WASHINGTON — Former US president Jimmy Carter said Sunday Palestinian leaders were "seriously considering" a one-state solution for the Israeli-Palestinian conflict, following a visit to the Middle East.
"A majority of the Palestinian leaders with whom we met are seriously considering acceptance of one state, between the Jordan River and the Mediterranean Sea," Carter wrote in an op-ed piece in The Washington Post.
"By renouncing the dream of an independent Palestine, they would become fellow citizens with their Jewish neighbors and then demand equal rights within a democracy," he explained. "In this non-violent civil rights struggle, their examples would be Mahatma Gandhi, Martin Luther King Jr. and Nelson Mandela."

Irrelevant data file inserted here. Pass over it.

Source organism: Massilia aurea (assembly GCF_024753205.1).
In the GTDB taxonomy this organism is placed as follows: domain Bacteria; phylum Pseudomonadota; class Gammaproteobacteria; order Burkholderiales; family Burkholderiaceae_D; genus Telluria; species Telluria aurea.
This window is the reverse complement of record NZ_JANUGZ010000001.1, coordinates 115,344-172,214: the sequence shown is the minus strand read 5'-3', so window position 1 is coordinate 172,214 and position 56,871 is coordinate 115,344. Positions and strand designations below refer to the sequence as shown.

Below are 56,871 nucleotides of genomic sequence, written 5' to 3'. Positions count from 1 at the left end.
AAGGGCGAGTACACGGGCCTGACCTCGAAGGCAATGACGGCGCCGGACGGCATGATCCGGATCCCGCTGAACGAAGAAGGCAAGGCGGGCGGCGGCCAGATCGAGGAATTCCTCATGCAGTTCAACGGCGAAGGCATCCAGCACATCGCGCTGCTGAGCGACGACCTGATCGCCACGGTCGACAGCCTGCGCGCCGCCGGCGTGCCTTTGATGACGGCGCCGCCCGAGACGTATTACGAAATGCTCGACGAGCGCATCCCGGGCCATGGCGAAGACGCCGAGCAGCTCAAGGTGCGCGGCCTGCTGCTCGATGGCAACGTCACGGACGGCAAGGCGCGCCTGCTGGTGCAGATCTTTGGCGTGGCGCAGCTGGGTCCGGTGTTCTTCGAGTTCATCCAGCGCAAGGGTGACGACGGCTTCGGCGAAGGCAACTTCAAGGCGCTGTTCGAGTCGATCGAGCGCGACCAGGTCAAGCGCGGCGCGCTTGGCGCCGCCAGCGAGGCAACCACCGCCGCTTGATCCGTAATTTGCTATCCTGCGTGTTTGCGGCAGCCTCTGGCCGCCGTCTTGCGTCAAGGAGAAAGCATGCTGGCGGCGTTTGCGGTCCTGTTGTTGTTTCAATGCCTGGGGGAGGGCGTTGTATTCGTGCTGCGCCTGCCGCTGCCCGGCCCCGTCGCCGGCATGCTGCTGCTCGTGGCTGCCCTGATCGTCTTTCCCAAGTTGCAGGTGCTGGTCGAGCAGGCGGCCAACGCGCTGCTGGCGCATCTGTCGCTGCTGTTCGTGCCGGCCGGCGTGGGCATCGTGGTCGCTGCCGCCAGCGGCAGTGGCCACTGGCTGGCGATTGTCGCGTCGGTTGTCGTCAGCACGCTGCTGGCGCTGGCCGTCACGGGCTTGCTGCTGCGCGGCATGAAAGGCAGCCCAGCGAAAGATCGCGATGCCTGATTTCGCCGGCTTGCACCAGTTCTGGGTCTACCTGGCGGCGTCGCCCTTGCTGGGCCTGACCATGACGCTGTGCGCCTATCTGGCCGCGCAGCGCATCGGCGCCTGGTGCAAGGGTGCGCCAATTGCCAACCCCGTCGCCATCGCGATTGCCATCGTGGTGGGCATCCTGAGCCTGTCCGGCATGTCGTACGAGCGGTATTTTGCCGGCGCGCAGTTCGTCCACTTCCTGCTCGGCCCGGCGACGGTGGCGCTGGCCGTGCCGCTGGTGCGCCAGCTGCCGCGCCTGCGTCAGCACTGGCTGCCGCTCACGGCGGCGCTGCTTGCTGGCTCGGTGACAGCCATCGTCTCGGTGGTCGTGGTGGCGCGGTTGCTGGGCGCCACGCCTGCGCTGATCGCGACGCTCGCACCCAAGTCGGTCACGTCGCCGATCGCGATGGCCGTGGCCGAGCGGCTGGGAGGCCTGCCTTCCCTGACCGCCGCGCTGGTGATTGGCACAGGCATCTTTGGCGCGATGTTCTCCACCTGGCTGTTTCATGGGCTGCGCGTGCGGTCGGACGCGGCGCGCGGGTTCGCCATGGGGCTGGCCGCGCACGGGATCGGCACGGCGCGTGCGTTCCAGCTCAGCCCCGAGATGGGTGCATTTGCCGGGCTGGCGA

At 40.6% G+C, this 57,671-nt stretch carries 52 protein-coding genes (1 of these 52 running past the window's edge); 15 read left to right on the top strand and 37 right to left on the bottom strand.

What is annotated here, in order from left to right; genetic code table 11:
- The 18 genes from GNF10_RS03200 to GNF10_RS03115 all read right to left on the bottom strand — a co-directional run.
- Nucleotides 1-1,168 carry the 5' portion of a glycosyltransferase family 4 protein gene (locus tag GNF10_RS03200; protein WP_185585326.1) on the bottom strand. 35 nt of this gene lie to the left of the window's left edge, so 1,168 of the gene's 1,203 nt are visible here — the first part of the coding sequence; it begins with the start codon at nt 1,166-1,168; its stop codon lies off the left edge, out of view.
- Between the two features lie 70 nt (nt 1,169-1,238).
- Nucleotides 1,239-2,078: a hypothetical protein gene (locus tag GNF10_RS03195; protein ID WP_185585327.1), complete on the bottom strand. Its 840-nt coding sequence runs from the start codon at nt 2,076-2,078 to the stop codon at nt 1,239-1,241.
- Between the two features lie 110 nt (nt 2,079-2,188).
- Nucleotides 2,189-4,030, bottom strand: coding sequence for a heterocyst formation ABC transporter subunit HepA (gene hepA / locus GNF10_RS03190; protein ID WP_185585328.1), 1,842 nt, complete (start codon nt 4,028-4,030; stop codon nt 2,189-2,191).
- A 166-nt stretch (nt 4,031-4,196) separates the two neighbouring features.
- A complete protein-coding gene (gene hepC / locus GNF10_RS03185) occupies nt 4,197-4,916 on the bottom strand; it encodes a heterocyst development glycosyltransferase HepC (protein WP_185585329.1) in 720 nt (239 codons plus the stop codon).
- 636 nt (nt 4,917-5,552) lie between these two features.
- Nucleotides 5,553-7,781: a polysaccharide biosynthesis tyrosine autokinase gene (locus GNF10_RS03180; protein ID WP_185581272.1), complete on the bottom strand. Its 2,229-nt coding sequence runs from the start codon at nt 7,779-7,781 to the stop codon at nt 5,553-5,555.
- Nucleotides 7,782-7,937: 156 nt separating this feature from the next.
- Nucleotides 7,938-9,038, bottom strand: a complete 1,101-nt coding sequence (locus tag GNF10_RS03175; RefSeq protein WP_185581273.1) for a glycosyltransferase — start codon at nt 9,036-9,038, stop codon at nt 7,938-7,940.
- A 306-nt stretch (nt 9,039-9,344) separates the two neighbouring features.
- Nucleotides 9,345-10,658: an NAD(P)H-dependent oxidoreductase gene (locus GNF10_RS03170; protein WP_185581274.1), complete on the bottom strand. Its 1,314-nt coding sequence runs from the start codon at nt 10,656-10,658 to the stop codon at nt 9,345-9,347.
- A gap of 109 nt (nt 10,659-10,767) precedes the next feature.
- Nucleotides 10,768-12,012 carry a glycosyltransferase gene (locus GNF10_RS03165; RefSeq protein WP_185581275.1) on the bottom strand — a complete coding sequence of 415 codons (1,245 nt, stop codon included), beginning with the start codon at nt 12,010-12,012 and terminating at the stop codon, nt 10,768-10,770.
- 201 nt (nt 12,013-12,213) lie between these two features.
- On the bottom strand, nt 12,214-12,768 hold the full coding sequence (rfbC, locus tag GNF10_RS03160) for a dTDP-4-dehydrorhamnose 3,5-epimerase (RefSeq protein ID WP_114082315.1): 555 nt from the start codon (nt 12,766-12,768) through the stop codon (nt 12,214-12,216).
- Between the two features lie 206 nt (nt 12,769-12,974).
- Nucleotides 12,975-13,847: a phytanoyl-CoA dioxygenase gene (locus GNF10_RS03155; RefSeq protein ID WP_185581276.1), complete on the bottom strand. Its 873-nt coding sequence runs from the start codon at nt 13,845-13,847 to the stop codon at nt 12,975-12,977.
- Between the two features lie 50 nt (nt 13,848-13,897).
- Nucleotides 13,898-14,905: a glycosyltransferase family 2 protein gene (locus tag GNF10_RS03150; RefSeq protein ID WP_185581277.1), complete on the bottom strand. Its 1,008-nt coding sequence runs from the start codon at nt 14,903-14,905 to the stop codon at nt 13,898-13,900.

Carter noted that in doing so, Palestinian leaders were taking into consideration current demographic trends.
He said non-Jews were already a slight majority of total citizens in this area, "and within a few years Arabs will constitute a clear majority."
Carter added that a two-state solution for the conflict was "clearly preferable" and had been embraced at the grass root level but that a one-state solution was "a more likely alternative to the present debacle."
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